The Big East is a consensus top four conference and they currently have five teams in the AP Top 25. It’s been a great season for the conference and teams have been defending their home floor well. KenPom’s home court advantage ratings include seven teams from the conference in the top 100, a good demonstration of how tough it is to win on the road. The AMP at Providence is known to get incredibly loud and rowdy, while Xavier’s Cintas Center is also a brutal place to have to play. UConn’s Gampel Pavilion (and to a lesser degree the XL Center) is widely feared and Villanova makes it tough to play at either Finneran Pavilion or Wells Fargo Center. You also can’t forget about Georgetown’s Capital One arena that features crowds in the hundreds and a great location to get some studying in. What’s the toughest though? Read DC Sports writers’ takes in this week’s roundtable.
Associate Sports Editor
Before Tuesday night when No. 16 Xavier was upset at home versus Villanova, they were perfect in their own house in conference. The Cintas Center is one of the hardest places for opposing teams to play, holding just over 10,000 people and filling it most nights. Before losing to the Wildcats, they’d lost just one other game this year at home, a tight loss to now No. 17 Indiana. When hosting ranked opposition, they’re 3-1 and 11-1 in all other home games. On the road, the Musketeers are much less strong, boasting a 5-4 record. There aren’t many places that opponents fear more with the wild student section, which is why Cintas gives Xavier the best home court advantage.
Amica Mutual Pavillion
While it’s always going to be “The Dunk” for me, Amica Mutual Pavilion has not only been one of the toughest places to play in in the Big East, but also in men’s college basketball. If you need any better reason as to why it’s such a difficult place to play at, I can refer you to Providence’s undefeated 15-0 record against opponents in both Big East and non-conference competition. In conference competition, the Friars also defeat opponents by an average margin of 10.6 points. While they’ve had scares at home to break that undefeated record such as the Friars’ double-overtime game against Creighton, there’s no doubt that Providence and their fans come to play when it comes to college basketball at the AMP.
It may look like I am going with the “generic” choice here when it comes to tough Big East environments, but the reason that I am picking the Harry A. Gampel Pavilion is because I have experienced how loud it can get in there. I want to look at what makes this place so daunting to play in from a historical lens; the UConn men’s basketball team has not had a losing season since the facility opened in 1990. Even though the Xavier Musketeers (with Zach Freemantle) escaped Gampel with a three-point win last month, there have been countless ranked teams that have entered and succumbed to the atmosphere that the pavilion provides. This has included the No. 1 Texas Longhorns in 2010 and the No. 15 Florida Gators in 2019 in non-conference play as well as the No. 13 Syracuse Orange in 2005 and the No. 2 Villanova Wildcats in 2006. Especially with a new court next season, I am very interested to see what Gampel Pavilion has in store for years to come.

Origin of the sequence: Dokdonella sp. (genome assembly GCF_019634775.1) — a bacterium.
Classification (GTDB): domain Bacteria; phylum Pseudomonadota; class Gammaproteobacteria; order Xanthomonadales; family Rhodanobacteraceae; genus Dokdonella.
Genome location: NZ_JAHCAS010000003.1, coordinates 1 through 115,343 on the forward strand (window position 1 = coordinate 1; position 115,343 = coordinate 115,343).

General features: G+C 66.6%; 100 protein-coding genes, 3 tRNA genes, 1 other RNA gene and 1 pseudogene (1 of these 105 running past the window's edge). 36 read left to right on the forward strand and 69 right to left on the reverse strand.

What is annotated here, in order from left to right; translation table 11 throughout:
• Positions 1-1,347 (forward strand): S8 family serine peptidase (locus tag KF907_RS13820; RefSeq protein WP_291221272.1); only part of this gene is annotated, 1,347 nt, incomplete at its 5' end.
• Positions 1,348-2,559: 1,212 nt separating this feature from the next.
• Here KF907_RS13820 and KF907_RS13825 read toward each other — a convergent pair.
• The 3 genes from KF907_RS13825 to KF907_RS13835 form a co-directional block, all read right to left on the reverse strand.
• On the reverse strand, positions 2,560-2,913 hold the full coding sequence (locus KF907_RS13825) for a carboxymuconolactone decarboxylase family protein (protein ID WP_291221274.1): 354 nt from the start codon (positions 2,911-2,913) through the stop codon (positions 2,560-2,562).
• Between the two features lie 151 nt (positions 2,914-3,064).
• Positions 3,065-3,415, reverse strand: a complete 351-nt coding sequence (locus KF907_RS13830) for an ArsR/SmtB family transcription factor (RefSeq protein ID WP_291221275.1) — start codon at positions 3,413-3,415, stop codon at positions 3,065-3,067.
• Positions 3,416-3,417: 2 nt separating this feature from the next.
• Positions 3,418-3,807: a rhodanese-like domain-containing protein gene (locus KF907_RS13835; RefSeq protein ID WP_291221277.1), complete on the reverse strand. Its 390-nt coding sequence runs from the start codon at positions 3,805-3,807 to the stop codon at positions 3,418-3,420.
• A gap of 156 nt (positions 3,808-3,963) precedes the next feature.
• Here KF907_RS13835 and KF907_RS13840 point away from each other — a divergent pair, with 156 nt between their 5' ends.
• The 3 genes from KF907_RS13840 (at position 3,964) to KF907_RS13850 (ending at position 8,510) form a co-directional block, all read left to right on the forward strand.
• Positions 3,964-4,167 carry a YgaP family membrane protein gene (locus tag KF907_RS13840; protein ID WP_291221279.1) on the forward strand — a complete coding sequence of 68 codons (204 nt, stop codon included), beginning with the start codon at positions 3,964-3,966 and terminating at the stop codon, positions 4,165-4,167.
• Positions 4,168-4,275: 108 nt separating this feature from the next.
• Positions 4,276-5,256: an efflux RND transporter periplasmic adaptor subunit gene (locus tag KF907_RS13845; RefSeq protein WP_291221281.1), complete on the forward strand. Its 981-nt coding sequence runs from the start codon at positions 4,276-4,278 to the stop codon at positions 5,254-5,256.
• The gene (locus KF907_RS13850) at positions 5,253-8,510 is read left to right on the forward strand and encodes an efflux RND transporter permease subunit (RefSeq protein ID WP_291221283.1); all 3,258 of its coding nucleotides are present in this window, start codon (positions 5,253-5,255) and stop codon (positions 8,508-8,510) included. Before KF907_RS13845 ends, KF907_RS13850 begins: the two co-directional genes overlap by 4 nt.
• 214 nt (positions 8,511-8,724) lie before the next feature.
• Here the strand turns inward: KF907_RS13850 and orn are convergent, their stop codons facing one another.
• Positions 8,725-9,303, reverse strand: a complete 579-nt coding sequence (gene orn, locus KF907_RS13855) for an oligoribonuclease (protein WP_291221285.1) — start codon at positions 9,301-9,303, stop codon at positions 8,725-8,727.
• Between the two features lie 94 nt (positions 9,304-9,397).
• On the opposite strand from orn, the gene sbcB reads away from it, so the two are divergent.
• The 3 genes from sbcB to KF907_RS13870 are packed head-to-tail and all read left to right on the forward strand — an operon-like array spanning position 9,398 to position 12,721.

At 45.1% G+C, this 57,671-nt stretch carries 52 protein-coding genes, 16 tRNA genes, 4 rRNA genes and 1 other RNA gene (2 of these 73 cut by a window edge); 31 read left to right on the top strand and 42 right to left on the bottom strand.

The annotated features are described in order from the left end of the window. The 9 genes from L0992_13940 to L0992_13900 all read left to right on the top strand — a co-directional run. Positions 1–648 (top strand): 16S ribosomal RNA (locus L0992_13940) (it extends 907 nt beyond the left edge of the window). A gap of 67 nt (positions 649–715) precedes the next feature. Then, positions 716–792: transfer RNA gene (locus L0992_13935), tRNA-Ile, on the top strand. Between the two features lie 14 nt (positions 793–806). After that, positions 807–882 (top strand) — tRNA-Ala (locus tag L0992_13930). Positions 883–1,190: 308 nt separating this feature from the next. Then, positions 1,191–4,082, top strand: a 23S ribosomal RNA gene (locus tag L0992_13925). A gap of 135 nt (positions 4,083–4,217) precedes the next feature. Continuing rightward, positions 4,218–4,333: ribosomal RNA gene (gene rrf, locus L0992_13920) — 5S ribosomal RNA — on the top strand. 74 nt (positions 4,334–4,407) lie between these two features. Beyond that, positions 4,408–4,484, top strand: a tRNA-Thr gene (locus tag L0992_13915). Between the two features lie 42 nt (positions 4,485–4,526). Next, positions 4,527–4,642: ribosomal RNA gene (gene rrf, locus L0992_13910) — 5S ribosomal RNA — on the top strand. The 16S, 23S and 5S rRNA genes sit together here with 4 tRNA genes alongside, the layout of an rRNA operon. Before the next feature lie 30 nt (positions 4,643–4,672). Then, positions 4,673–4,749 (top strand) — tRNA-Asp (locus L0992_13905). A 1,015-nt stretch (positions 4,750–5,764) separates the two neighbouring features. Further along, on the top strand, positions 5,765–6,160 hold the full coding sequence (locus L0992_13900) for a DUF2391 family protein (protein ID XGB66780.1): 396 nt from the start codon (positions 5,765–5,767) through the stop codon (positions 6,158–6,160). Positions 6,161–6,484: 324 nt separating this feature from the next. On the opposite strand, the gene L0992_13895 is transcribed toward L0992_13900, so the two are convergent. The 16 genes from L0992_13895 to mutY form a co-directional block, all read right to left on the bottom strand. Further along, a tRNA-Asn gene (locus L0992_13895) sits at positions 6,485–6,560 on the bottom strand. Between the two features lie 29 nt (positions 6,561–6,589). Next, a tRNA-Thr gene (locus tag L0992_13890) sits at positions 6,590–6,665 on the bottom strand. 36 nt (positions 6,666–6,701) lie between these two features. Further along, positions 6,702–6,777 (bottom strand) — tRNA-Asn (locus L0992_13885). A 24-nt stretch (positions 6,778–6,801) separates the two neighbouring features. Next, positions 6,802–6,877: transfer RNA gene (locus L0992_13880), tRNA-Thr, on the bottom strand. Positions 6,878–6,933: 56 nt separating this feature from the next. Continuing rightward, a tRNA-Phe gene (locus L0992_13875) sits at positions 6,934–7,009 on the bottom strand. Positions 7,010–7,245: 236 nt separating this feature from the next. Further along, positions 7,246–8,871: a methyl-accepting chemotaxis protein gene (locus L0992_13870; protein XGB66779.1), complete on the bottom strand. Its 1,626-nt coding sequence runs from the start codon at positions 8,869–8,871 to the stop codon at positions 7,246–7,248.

CHI Health Center
Coming off the sixth highest attendance per game in the country last season, the CHI Health Center in Omaha, Nebraska, continues to be a zoo filled to the brink with Creighton faithful. The 17,000-plus fans that pack the house every home game have made the CHI Health Center not only the toughest road trip in the Big East, but one of the toughest in the country. The Blue Jays have put on a show in recent years in front of their tough home crowd, recording 64 wins and just 16 losses over the last five seasons at the CHI. With Creighton sitting in command of a projected four seed in the NCAA tournament, the Blue Jay faithful will only continue to pack the house as the calendar gets closer to March.
With an attendance of 16,041, the Fiserv Forum, home to the Marquette Golden Eagles, last Wednesday was packed in anticipation of a Marquee matchup against Xavier. Marquette brought their A-game, edging out the rival Musketeers 69-68, which included an Olivier-Maxence Prosper putback layup with 1.6 seconds left to hand their Big East Rivals their fifth loss all year; in response, the Forum exploded with fireworks. This is old news, however, as the Golden Eagles are top dogs in the Big East with a 14-1 home record, and every in-conference home game has had at least 80% capacity, which is a testament to the dedication of Marquette fans. These fans will keep coming back and bringing that 6th man energy that has, at times, overwhelmed their opponents and helped to propel them as the 10th-best team in the country. With the Golden Eagles playing at such an elite level, fans will continue to pack the Fiserv Forum to witness the truly extraordinary spectacle that is Marquette basketball.
Madison Square Garden
There’s not a better venue to watch a sporting event than the World’s Most Famous Arena. Not only is it home to St. John’s basketball, but it’s home to the Big East Tournament. What’s unique about the Garden is that it can be a home-court advantage for multiple teams. Of course, St. John’s has the best advantage, but teams in the tri-state area like UConn and Seton Hall bring in a lot of fans when it’s not even a St. John’s home game. The atmosphere is electric every single game, and it will continue to be for every single Big East contest played there. With a seating capacity of 19,812 for basketball, it is almost always a sell-out, with every single fan bringing the energy. New York City is called the “city that never sleeps,” and that’s certainly true inside MSG.